The Ideological Effects of a Failed Constitutive Rhetoric: The Co-Option of the Rhetoric of White Lesbian Feminism

By Tate, Helen | Women's Studies in Communication, Spring 2005 | Go to article overview

The Ideological Effects of a Failed Constitutive Rhetoric: The Co-Option of the Rhetoric of White Lesbian Feminism


Tate, Helen, Women's Studies in Communication


Attempts by white lesbian feminists of the second wave to define feminism resulted in a failed constitutive rhetoric of feminist identity. This rhetoric opened a rhetorical space for antifeminists to launch a critique of feminist activism, specifically the Equal Rights Amendment. The study provides an account of how the ideological effects of a failed constitutive rhetoric may be co-opted and ultimately undermine the social movement in which it operates.

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"Sisterhood is powerful. It kills sisters," mocked Ti-Grace Atkinson after she resigned as president of the New York Chapter of the National Organization for Women (NOW) in 1968 (qtd. in Echols 184). The solidarity suggested by the "sisterhood" of early second wave feminism buckled as feminists grappled with identity politics and the framing of the political identity of "feminism." The rhetorical unity of "sisterhood" developed in the early years of second wave feminism was a highly contested site of political identity, and building a coalition of diverse women proved an exacting challenge. Discussion of differences often resulted in emphatic attempts to redefine and own feminism. This essay examines the rhetorical struggle to define and claim feminist identity by white lesbian feminists of the early years of second wave feminism. Lesbian feminists offered their own constitutive rhetoric of feminist identity as the ideal for women's liberation, reducing feminism to liberation from heterosexual oppression and calling for the rejection of heterosexuality. (1) At the same time, they sought unity with heterosexual women by expanding the definition of "lesbian" to the "woman-identified woman," which called for heterosexual feminists to devote their lives primarily, even exclusively, to women. This constitution of feminist identity defined the political motive of women who would seek feminism as a political identity and set the stage for competing feminist ideologies. I argue that while the ideology of lesbian feminism proved a liberating discourse for many lesbian feminists, the rhetoric failed as a constitutive term of feminist identity as the telos implied by the narrative of lesbian feminism redefined feminism according to a narrow and rigid terminology. Further, I argue that while the discourse of white lesbian feminists failed as a constitutive rhetoric of feminist identity, such narratives opened a rhetorical space from which antifeminists could launch a critique of feminist activism. Indeed, the rhetoric of white lesbian feminism was co-opted in antifeminist discourse and used to discredit and deface feminism in general and the social movement in support of the Equal Rights Amendment specifically, as antifeminists capitalized on the homophobia of the larger rhetorical culture to discount feminism. This study, as other studies of the constitutive rhetorics of social movements have done (Charland, Delgado), highlights the significance of a constitutive rhetoric to define the ideology of a social movement, but it also provides an account of how the ideological effects of a failed constitutive rhetoric may play out in the larger public arena in which that social movement operates.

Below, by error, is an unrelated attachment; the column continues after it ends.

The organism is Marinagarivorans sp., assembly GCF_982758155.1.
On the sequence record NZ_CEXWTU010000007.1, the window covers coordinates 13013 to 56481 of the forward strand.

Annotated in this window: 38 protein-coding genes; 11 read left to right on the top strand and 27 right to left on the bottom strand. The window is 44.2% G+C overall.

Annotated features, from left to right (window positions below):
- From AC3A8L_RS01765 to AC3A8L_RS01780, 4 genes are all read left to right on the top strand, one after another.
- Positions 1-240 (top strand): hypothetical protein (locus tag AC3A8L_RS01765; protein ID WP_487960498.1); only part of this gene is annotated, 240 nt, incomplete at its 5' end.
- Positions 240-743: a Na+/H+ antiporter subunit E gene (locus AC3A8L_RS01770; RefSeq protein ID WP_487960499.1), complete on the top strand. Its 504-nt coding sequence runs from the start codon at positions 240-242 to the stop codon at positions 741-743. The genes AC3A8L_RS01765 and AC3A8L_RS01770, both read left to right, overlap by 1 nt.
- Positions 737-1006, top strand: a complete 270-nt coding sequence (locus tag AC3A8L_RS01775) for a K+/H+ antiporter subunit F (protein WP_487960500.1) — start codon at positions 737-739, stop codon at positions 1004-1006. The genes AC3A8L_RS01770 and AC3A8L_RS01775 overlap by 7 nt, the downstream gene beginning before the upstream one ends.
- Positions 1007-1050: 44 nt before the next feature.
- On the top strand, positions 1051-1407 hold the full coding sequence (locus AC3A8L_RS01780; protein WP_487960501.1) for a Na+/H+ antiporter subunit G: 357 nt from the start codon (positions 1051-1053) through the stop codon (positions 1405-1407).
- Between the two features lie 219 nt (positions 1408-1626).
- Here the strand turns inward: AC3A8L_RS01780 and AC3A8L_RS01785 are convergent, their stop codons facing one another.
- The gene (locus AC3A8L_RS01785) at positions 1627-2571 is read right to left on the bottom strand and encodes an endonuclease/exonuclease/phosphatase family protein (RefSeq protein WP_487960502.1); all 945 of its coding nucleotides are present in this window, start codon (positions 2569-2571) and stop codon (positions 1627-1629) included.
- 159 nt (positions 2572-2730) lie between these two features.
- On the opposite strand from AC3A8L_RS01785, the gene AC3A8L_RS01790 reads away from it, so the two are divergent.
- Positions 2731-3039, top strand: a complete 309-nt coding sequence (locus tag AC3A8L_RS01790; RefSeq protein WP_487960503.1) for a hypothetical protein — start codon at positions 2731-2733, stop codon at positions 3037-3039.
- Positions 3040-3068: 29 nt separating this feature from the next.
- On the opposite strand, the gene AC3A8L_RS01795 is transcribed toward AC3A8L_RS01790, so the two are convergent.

The Lesbian Challenge to the Second Wave Feminism of NOW

In order to understand the development of the constitutive rhetoric of white lesbian feminism, I first trace the historical roots of second wave feminism specifically highlighting the tenuous relationship of feminism and lesbianism in the early days of second wave feminism. The relationship of feminism and lesbianism generated a site of intense discussion and uneasiness for women of second wave feminism as they forged a feminist political identity and ideology. In the late 1960s, lesbians seeking legitimacy in a homophobic society had two choices: they could join with gay men to combat discrimination based on sexual orientation, or they could align themselves with other women involved in the emerging women's liberation movement. …

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